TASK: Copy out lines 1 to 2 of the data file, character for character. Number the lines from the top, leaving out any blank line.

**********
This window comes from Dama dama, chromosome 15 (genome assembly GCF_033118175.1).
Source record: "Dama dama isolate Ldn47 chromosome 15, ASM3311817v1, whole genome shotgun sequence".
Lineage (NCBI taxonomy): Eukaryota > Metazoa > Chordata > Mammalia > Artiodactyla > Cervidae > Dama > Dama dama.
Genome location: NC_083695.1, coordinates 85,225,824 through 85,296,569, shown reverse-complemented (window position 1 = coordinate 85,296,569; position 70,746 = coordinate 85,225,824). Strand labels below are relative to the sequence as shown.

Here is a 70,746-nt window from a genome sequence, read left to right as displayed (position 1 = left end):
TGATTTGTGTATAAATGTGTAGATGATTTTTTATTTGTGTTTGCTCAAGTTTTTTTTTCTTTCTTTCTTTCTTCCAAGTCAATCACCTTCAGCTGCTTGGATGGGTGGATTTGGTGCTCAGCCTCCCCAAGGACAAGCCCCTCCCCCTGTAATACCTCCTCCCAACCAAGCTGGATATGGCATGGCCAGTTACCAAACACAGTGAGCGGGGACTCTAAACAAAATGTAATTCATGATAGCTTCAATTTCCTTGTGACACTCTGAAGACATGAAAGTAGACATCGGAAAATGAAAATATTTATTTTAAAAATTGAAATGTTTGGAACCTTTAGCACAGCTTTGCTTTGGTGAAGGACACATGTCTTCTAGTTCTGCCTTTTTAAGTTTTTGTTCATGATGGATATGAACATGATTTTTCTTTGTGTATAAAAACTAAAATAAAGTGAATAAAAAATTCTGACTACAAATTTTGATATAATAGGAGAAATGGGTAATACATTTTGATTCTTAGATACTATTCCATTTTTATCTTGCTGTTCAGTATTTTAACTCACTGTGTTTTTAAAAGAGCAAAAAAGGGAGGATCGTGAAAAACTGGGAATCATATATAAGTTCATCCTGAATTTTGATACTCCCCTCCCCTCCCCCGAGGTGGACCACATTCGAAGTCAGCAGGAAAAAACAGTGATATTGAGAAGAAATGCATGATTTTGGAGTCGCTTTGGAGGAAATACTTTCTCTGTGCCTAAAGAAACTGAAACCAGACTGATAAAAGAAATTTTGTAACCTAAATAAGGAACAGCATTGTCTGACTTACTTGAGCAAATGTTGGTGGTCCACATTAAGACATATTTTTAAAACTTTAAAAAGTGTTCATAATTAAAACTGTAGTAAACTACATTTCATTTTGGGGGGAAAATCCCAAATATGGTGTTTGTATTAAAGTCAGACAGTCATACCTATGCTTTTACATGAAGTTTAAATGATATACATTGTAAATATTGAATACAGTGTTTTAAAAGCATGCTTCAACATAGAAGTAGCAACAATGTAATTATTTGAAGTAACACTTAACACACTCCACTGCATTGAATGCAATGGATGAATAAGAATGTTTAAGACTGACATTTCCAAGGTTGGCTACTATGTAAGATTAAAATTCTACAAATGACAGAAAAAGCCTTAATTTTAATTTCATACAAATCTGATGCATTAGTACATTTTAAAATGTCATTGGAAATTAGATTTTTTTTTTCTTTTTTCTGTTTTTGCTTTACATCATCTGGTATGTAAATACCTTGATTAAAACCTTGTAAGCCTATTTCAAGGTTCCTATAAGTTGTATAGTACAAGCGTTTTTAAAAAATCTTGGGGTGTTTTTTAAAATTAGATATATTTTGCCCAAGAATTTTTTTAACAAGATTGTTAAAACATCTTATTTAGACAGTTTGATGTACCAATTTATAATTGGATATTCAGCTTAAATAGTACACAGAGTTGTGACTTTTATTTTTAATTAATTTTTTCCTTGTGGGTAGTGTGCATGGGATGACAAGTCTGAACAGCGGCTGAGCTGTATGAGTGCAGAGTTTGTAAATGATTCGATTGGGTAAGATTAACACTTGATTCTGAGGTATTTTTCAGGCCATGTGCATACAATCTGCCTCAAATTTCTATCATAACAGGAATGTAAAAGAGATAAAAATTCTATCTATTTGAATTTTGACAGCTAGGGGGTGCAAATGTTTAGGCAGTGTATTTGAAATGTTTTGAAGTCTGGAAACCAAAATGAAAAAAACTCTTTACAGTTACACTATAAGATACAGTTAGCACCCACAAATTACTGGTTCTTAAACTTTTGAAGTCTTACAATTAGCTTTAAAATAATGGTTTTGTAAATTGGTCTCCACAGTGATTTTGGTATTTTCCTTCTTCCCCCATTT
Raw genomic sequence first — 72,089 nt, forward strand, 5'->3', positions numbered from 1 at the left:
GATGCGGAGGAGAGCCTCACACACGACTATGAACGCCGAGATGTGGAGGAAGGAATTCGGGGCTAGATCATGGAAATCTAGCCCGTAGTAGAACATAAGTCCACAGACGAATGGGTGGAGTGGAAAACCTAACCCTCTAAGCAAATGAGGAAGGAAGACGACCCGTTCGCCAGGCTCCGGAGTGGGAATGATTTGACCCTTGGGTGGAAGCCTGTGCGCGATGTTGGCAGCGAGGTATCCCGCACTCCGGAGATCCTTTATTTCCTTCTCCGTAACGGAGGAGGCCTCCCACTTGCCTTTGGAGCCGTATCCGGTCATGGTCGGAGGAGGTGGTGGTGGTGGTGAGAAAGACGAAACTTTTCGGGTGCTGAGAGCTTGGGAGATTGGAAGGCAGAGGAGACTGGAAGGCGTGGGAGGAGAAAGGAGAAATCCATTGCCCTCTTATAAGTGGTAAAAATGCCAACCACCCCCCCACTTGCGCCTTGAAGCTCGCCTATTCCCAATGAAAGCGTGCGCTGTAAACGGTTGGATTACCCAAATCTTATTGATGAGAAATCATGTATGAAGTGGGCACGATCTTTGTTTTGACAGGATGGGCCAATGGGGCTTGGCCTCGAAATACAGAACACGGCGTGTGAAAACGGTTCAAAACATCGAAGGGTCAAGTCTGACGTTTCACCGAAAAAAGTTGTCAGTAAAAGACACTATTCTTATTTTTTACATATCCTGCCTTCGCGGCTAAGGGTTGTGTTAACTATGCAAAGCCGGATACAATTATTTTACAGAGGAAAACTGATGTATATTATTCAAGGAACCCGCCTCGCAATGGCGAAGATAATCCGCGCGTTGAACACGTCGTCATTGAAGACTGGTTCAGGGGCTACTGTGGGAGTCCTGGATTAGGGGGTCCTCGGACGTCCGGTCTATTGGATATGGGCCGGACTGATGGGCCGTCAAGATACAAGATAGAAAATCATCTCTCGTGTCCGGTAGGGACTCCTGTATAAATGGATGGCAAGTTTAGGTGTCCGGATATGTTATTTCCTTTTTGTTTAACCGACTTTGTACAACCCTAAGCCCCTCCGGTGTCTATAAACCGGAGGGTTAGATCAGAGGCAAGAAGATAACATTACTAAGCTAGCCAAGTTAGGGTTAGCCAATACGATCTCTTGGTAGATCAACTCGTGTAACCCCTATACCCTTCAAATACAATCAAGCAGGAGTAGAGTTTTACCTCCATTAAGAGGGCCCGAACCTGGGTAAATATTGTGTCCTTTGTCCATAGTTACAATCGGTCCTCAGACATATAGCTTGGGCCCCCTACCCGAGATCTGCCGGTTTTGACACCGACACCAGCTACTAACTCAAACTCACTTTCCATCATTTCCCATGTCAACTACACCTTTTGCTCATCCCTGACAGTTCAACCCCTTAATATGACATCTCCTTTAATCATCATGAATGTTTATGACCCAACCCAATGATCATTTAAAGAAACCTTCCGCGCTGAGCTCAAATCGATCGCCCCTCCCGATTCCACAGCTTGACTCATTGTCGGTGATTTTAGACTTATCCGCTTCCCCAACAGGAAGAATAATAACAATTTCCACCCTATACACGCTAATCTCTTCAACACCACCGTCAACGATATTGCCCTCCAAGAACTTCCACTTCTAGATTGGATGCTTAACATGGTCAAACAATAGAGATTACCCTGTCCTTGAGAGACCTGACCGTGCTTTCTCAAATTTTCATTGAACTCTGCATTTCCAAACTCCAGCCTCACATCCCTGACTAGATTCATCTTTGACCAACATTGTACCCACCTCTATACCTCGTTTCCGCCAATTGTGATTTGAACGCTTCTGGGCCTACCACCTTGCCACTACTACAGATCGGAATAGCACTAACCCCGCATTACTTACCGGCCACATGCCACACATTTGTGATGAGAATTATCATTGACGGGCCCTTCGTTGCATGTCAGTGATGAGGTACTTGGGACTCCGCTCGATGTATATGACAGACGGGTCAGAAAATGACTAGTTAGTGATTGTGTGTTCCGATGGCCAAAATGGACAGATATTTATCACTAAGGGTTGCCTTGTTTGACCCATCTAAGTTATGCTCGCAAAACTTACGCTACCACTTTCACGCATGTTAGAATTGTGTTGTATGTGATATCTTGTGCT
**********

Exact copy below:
This window comes from Dama dama, chromosome 15 (genome assembly GCF_033118175.1).
Source record: "Dama dama isolate Ldn47 chromosome 15, ASM3311817v1, whole genome shotgun sequence".